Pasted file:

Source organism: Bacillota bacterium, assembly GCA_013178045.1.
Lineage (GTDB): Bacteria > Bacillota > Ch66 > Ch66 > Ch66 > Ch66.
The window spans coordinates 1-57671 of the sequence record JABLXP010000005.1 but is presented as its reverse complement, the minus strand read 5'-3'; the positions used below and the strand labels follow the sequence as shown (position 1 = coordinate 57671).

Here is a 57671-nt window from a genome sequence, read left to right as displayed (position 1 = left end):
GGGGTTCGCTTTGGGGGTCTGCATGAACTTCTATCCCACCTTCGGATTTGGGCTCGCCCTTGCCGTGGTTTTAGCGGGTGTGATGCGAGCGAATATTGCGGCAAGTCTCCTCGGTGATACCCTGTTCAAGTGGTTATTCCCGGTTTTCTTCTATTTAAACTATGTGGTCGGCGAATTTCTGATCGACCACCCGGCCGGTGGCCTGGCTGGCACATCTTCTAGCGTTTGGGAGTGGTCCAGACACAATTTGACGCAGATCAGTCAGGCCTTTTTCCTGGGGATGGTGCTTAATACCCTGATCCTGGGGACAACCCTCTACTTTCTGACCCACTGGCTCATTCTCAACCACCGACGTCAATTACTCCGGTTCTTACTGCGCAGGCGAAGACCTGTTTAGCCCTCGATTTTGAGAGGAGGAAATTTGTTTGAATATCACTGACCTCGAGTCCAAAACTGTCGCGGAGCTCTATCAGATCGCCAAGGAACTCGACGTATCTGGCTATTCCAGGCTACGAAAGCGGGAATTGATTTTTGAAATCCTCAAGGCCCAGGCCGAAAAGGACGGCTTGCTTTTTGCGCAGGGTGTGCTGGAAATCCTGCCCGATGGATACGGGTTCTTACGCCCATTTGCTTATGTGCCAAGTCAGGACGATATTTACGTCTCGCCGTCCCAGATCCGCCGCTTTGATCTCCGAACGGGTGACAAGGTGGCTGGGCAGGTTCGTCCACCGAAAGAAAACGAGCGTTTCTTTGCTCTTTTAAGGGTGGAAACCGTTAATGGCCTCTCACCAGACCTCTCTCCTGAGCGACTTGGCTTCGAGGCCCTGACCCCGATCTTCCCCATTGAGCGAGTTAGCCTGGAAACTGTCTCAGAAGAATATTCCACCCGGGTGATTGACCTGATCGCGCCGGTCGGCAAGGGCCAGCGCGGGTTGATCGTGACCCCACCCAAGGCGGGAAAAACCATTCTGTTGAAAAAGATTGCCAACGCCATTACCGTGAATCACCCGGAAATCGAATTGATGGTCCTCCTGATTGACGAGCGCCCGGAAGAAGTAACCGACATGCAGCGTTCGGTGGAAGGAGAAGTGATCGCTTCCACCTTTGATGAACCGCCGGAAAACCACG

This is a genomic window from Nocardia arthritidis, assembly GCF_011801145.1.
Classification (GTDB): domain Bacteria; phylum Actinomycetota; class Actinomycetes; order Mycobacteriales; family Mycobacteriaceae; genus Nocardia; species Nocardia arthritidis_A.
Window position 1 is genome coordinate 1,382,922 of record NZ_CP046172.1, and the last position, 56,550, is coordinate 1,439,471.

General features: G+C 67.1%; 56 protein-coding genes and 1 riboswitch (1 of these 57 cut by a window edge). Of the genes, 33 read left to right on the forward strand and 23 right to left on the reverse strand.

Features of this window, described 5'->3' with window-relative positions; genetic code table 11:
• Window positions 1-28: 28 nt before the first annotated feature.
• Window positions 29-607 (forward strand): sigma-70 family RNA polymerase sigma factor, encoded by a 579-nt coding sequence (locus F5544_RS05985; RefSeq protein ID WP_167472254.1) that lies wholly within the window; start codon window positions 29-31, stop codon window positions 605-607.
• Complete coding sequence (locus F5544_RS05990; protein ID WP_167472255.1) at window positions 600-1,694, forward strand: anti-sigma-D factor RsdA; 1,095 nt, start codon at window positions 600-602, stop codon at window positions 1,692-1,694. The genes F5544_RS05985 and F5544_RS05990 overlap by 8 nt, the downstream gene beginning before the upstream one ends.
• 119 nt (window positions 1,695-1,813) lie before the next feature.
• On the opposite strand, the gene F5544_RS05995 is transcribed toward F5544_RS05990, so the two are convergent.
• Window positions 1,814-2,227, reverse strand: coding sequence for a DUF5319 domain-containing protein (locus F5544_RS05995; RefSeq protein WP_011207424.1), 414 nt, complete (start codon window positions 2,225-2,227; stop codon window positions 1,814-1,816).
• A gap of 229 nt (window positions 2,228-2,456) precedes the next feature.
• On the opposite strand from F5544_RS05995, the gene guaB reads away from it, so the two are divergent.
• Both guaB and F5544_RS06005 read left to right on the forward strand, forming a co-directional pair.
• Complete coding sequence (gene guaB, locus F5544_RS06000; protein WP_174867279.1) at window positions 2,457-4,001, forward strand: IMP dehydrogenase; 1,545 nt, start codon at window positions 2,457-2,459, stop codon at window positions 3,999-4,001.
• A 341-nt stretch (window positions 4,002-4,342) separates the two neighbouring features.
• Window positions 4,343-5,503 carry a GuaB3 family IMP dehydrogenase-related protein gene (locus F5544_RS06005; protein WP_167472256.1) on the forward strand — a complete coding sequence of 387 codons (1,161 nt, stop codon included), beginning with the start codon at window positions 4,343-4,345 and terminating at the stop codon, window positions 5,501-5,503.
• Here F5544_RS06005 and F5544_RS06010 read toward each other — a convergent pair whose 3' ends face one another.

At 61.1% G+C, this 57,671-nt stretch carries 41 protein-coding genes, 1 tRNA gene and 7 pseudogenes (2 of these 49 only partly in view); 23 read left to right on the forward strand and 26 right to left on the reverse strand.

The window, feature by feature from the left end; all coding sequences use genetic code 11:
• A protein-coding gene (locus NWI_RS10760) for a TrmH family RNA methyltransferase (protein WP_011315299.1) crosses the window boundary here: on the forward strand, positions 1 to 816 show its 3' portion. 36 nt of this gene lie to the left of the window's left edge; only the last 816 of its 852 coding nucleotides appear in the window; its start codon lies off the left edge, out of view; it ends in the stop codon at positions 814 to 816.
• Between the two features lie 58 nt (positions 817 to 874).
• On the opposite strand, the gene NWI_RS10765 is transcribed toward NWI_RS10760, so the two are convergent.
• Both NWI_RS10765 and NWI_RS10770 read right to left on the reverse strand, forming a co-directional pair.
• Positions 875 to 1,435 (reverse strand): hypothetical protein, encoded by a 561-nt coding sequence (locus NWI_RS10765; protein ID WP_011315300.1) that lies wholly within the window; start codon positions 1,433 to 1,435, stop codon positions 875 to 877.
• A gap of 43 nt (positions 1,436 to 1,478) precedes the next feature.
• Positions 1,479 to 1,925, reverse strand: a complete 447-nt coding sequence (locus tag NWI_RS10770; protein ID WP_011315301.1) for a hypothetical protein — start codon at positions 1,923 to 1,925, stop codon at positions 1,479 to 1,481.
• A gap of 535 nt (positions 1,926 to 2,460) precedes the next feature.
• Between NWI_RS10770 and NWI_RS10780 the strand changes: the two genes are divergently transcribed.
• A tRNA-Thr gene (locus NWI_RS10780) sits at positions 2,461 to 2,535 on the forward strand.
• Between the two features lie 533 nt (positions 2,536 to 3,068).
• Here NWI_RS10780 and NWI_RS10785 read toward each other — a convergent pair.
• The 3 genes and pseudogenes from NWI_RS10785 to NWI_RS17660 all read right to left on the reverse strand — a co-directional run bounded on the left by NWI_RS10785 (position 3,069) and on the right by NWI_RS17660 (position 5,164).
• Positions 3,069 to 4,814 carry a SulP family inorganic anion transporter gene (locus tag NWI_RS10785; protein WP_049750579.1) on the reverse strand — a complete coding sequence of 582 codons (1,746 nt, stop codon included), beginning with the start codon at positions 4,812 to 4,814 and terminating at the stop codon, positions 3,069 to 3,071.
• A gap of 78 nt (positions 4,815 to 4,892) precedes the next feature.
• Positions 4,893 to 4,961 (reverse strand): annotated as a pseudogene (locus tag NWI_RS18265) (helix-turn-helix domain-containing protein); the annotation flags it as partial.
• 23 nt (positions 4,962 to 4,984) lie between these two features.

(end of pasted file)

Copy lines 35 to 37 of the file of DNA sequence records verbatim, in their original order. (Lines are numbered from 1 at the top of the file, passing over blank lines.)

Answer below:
• A tRNA-Thr gene (locus NWI_RS10780) sits at positions 2,461 to 2,535 on the forward strand.
• Between the two features lie 533 nt (positions 2,536 to 3,068).
• Here NWI_RS10780 and NWI_RS10785 read toward each other — a convergent pair.